The Composition of Solutions During acid/Base Titration

– In this topic, we will discuss The Composition of Solutions During acid/Base Titration.

The Composition of Solutions During acid/Base Titration

– We are often interested in the changes in composition that occur while a solution of a weak acid or a weak base is being titrated.

– These changes can be visualized by plotting the relative equilibrium concentration α0 of the weak acid as well as the relative equilibrium concentration of the conjugate base α1 as functions of the pH of the solution.

– The solid straight lines labeled α0 and α1 in the .

– The actual titration curve is shown as the curved line in following Figure.

– Note that at the beginning of the titration a0 is nearly 1 (0.987) meaning that 98.7% of the acetate containing species is present as HOAc and only 1.3% is present as OAc.

– At the equivalence point, α0 decreases to 1.1 × 10-4, and α1 approaches 1.

– Thus, only about 0.011% of the acetate containing species is HOAc.

– Notice that, at the half-titration point (25.00 mL), α0 and α1 are both 0.5.

– For polyprotic acids , the alpha values are very useful in illustrating the changes in solution composition during titrations.

The Composition of Solutions During acid/Base Titration

Locating Titration End Points from pH Measurements

– Although indicators are still widely used in acid/base titration, the glass pH electrode and pH meter allow the direct measurement of pH as a function of titrant volume.

– The titration curve for the titration of 50.00 mL of 0.1000 M weak acid (Ka = 1.0 × 10-5) with 0.1000 M NaOH is shown in Figure (a).

– The end point can be located in several ways from the pH versus volume data.

The Composition of Solutions During acid/Base Titration

– The end point can be taken as the inflection point of the titration curve.

– With a sigmoid-shaped titration curve, the inflection point is the steepest part of the titration curve where the pH change with respect to volume is a maximum.

– This point can be estimated visually from the plot or we can use calculus to find the first and second derivatives of the titration curve.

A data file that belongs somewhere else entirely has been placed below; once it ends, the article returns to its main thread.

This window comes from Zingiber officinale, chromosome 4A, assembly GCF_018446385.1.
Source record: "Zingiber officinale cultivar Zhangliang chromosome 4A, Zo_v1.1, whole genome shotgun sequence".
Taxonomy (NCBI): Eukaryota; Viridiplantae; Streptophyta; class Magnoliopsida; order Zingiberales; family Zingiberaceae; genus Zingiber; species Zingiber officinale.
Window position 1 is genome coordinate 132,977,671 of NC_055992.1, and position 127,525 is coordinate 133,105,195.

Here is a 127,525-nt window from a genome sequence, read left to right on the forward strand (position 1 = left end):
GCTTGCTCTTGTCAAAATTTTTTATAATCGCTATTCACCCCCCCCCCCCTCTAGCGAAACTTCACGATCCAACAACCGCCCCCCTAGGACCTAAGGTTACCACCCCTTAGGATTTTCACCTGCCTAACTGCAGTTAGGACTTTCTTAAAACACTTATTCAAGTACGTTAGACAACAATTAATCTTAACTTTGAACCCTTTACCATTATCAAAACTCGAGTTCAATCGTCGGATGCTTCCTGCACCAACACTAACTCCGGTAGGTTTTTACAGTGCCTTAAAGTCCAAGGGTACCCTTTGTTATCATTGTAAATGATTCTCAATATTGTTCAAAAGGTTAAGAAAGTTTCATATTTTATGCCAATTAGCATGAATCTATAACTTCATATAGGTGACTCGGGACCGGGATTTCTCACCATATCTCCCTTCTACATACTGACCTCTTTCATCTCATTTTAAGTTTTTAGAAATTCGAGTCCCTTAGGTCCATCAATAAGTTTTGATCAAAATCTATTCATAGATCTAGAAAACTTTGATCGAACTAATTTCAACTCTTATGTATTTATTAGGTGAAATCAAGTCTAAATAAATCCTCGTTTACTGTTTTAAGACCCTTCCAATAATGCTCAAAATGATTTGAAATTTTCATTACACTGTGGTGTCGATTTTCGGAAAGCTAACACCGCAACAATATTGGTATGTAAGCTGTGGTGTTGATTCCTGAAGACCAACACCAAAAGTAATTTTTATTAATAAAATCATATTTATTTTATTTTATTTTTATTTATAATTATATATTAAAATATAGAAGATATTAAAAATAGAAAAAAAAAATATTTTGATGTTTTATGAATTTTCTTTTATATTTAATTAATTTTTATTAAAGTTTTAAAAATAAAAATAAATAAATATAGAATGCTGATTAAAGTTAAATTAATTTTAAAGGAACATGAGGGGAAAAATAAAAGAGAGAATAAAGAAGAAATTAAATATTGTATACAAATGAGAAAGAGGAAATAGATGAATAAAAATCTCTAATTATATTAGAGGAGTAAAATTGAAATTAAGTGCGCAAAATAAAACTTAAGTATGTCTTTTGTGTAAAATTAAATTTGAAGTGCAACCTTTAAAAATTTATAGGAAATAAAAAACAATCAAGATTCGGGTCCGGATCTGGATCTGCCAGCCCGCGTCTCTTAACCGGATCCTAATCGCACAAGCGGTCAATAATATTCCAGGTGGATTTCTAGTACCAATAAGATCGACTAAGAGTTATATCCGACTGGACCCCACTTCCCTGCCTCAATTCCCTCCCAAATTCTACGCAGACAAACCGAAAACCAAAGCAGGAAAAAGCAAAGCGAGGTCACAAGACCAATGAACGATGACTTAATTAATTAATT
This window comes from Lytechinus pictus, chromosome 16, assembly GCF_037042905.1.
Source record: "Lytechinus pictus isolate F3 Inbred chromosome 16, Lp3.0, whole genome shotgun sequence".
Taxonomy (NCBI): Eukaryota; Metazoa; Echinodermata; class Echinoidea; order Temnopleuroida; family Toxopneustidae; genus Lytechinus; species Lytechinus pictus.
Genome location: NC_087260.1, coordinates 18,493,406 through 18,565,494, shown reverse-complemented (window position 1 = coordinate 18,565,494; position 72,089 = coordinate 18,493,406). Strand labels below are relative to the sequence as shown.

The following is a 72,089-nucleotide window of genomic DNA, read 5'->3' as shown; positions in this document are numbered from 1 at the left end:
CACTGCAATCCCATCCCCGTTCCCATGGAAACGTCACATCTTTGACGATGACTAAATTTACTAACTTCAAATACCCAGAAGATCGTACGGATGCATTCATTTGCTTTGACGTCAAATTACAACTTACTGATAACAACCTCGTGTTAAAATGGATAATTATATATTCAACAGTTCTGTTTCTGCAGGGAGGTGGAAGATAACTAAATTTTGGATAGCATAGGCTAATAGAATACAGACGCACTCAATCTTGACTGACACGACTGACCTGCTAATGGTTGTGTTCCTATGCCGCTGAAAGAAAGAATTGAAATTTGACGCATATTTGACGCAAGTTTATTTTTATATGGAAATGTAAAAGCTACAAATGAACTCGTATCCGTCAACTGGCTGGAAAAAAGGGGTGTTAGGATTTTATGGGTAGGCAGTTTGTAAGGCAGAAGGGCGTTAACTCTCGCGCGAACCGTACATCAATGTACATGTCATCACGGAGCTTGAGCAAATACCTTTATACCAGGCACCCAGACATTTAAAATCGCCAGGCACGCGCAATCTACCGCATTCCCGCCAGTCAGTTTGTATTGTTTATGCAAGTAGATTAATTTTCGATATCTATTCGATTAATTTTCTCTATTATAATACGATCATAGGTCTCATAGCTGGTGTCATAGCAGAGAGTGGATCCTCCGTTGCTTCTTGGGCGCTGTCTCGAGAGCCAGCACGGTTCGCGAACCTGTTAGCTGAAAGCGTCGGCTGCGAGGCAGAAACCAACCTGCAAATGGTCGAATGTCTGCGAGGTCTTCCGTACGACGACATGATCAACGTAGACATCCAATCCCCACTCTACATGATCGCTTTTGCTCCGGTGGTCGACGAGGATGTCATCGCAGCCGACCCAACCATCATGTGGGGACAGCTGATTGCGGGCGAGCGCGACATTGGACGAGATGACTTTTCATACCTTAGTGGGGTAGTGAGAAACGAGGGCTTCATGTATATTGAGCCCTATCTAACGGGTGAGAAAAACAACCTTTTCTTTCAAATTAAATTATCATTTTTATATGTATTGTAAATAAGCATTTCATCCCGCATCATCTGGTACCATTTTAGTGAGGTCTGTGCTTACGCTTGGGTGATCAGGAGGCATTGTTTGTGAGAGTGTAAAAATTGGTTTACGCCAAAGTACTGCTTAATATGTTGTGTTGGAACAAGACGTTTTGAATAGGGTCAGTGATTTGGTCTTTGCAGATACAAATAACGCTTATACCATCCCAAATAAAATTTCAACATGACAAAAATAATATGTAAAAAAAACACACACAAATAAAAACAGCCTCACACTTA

– The first derivative, which is approximately ΔpH/ΔV, is the slope of the titration curve.

– It goes from nearly zero far before the end point to a maximum at the end point back to zero far beyond the end point.

– We can differentiate the curve a second time to locate the maximum of the first derivative since the slope of the first derivative changes dramatically from a large positive value to a large negative value as we pass through the maximum in the first derivative curve.

– This is the basis for locating the end point by taking the second derivative.

– The estimated second derivative, Δ2pH/ΔV2, is zero at the end point as shown in figure (b).

Note that we have expanded the scale to make it easier to locate the zero crossing of the second derivative.

– The Gran plot is an alternative method for locating the end point in a titration.

– In this method, a linear plot is produced that can reveal both the acid dissociation constant and the volume of base required to reach the end point.

Unlike the normal titration curve and derivative curves, which find the end point only from data located in the end point region, the Gran plot uses data far away from the end point.

– This method can decrease the tedium of making many measurements after dispensing tiny volumes of titrant in the end point region.

– Prior to the equivalence point of the titration of a weak acid with a strong base, the concentration of acid remaining, cHA, is given by

The Composition of Solutions During acid/Base Titration

where c0HA is the initial analytical concentration of HA and c0NaOH the initial concentration of base.

– The equivalence point volume of NaOH, Veq, can be found from the stoichiometry, which for a 1:1 reaction is given by

– Substituting for c0HAVHA in the equation for cHA and rearranging yield

– If Ka is not too large, the equilibrium concentration of acid in the preequivalence point region is approximately equal to the analytical concentration. That is

– With moderate dissociation of the acid, the equilibrium concentration of A at any point is approximately the number of millimoles of base added divided by the total solution volume.

– The concentration of H3O+ can be found from the equilibrium constant as

– Multiplying both sides by VNaOH gives,

– A plot of the left-hand side of this equation versus the volume of titrant, VNaOH, should yield a straight line with a slope of -Ka and an intercept of KaVeq.

– In the following Figure , a Gran plot of the titration of 50.00 mL of 0.1000 M weak acid (Ka = 1.0 × 10-5) with 0.1000 M NaOH is shown along with the least-squares equation.

– From the intercept value of 0.0005, we calculate an end point volume of 50.00 mL by dividing by the value for Ka.

– Usually, points in the middle stages of the titration are plotted and used to obtain the slope and intercept values.

– The Gran plot can exhibit curvature in the early stages if Ka is too large, and it can curve near the equivalence point.

The Composition of Solutions During acid/Base Titration

– When we rearrange this equation slightly, we have the slope-intercept form of a straight line:

In which

y = [H3O+]VNaOH,

m = slope = -Ka,

x = VNaOH

b = intercept = KaVeq


  • Modern analytical chemistry / David Harvey / The McGraw-Hill Companies, Inc./ , 2000 . USA
  • Dean’s Analytical Chemistry Handbook / Pradyot Patnaik / The McGraw-Hill Companies, 2nd Editionm, 2004 .USA
  • Fundamentals of analytical chemistry / Douglas A. Skoog, Donald M. West, F. James Holler, Stanley R. Crouch. (ninth edition) , 2014 . USA

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